Ready for the oven
Baked and ready to serve
Ham Steak with Pineapple
- 2 large ham steaks (about one pound each)
- ½ cup packed brown sugar
- ¼ cup Dijon mustard
- ¼ cup soy sauce
- ¼ cup vegetable oil
- 1 teaspoon salt
- ½ teaspoon ground black pepper
- 1 cup canned crushed pineapple, well-drained
- 1 20-ounce can pineapple slices, drained
- maraschino cherries
- Pat the ham slices dry with a paper towel. Arrange one slice in a foil-lined rimmed baking pan that has been well greased.
- In a small bowl, combine the brown sugar, mustard, soy sauce, oil, salt, and pepper. Stir in the crushed pineapple. Spread this mixture on the ham slice in the baking pan and then top with the second ham slice.
- Arrange the pineapple slices over the ham. Place a maraschino cherry in the center of each of the slices. Baste with liquid from the filling.
- Bake in an oven preheated to 275°F for one hour. Remove from the oven, cut into serving-sized pieces and serve while still warm.
This week’s family Sunday dinner was different. I was excused from any cooking. The reason for the change of routine is that daughter Carol planned a very special dinner of all of her daughter’s favorite foods. Our oldest grandchild will be heading off to college this next week. She will be 2500 miles away on the East Coast so it is not likely she will get to enjoy Mom’s home cooking sooner than the holidays. Our granddaughter is very excited for this new adventure although she’s also a little anxious about the prospects of being so far from a “real beach.” An equal reality is that Mom will no longer get to cook for her daughter.
Here’s the menu: goat cheese, crackers and crudités, barbecued brisket, Hawaiian rolls, “corny corn,”caprese salad, watermelon, nectarine fruit salad, and red velvet cake for dessert. The meal was a huge success because everything on the menu is a family favorite. Carol used her own recipe for the brisket: she starts the meat on the stove in a Cameron smoker primed with wood chips, then transfers it to a slow oven for several hours, and then finishes it on the backyard grill. I’ve written about Susan’s brisket recipe here. That recipe is easy and delicious. The brisket can be cut with a fork, and the juices can be turned into a fragrant, flavorful pan sauce. Carol’s “corny corn” is best made with fresh corn cut from the cob. The summer season is perfect for that. Corn cut from six ears is sautéed in six tablespoons of butter, seasoned with salt and pepper along with the juice and zest of two limes, mixed with a half cup of mayonnaise and about two cups of grated Cheddar cheese, topped with a cup of toasted panko and more Cheddar and grated Parmesan cheese, and then browned under the broiler. The salad was a caprese with slices of mozzarella layered with basil and chunks of tomato from the farmers market. My granddaughter’s favorite ingredient in the salad is the balsamic vinegar. Chilled watermelon and a nectarine fruit salad were also on the buffet. As if that was not enough food, there was still dessert. We’ve been enjoying red velvet cake, aka Waldorf Astoria cake, since days on the farm years ago when Aunt Mary regaled us with the story, undoubtedly apocryphal, of a friend who talked her waiter in the restaurant at that fabled hotel into mailing the recipe for the cake. When the friend received the envelope, she found the recipe and a bill for $200. We have laughed at that story for years, and we are always reminded of it, Aunt Mary, and the farm whenever we get to enjoy a slice of red velvet cake.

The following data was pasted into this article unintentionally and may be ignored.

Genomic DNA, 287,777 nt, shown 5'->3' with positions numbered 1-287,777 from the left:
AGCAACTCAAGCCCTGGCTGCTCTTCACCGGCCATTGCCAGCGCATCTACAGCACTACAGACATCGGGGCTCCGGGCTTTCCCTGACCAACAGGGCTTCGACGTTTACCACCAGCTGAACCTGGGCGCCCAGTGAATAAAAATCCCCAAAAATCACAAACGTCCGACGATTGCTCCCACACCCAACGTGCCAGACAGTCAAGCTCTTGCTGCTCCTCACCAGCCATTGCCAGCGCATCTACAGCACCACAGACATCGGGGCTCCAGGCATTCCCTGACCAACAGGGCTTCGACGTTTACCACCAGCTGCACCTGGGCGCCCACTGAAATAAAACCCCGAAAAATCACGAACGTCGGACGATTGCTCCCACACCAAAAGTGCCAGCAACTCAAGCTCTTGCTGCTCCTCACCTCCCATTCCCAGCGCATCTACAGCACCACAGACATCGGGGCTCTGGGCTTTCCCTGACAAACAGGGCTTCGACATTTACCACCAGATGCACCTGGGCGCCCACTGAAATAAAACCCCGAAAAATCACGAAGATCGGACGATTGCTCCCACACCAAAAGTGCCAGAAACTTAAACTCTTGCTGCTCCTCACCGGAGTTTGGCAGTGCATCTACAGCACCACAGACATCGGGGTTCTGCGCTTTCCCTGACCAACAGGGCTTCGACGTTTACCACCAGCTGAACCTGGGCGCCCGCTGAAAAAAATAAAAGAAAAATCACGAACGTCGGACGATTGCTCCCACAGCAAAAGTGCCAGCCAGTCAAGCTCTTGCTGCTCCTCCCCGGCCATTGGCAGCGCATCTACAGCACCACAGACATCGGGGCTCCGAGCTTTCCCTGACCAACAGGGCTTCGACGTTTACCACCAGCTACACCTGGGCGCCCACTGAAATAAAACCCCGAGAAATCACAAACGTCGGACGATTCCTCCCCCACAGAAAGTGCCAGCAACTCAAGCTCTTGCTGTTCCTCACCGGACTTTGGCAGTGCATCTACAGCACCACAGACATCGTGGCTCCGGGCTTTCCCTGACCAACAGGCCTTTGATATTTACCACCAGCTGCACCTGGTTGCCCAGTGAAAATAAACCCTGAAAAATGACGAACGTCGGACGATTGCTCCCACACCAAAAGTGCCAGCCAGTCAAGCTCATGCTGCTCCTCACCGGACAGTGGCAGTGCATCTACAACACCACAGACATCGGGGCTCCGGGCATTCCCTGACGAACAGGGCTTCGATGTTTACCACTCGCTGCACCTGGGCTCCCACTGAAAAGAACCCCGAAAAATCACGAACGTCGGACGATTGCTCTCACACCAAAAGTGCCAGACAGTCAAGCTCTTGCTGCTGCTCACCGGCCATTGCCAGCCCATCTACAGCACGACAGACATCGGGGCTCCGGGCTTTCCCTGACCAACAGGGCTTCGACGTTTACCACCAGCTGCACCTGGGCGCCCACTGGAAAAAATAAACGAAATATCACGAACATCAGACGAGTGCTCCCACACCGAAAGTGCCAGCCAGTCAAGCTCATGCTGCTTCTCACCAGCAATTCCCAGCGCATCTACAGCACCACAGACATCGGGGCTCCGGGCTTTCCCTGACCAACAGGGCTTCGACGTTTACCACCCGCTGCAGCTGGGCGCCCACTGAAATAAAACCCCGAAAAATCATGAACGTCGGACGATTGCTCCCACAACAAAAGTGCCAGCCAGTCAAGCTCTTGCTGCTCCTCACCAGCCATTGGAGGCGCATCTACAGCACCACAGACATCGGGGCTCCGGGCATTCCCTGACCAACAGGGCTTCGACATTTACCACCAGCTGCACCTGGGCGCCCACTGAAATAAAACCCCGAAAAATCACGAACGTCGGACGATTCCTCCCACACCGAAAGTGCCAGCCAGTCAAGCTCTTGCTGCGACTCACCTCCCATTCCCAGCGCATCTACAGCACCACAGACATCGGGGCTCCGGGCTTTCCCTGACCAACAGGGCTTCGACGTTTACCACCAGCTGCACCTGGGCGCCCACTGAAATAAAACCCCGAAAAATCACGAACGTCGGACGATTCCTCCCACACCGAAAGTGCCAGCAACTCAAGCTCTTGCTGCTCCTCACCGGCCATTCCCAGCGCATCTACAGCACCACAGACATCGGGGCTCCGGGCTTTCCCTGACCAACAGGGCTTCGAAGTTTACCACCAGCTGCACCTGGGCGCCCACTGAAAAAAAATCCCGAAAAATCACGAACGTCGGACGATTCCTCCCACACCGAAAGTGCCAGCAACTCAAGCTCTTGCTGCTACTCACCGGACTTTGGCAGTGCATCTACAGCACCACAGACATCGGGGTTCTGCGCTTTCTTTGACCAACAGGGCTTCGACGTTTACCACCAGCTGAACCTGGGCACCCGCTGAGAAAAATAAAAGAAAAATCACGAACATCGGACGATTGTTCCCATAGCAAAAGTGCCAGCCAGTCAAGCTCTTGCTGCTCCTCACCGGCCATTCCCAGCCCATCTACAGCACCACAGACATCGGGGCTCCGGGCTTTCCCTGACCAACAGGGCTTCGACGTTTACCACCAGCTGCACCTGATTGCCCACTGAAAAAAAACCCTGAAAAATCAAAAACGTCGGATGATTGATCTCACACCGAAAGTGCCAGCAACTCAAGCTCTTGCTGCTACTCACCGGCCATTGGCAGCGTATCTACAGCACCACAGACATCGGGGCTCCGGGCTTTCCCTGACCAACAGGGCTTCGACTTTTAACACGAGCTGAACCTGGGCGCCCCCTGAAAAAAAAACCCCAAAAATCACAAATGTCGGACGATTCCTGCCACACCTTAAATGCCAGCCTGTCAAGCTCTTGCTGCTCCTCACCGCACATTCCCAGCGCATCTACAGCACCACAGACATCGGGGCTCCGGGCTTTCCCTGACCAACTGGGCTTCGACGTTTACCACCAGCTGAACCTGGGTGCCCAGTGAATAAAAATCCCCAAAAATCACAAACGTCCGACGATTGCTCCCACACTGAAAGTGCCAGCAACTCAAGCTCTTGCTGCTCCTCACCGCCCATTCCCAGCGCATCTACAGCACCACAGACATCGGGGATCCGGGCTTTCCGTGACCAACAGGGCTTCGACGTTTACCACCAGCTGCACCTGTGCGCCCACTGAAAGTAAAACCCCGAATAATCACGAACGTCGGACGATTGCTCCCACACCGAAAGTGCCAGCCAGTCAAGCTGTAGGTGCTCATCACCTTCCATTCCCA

Goat cheese and crackers
Finishing the brisket on the grill
Chopping the brisket
Out of the oven
Red velvet cake
My contribution to the feast was restricted to a big bag of Kettle® sea salt and vinegar potato chips (no other brand will do). I have bought many a small bag over the years as an after-school treat for our granddaughter since she was a little girl. They remain her favorite snack.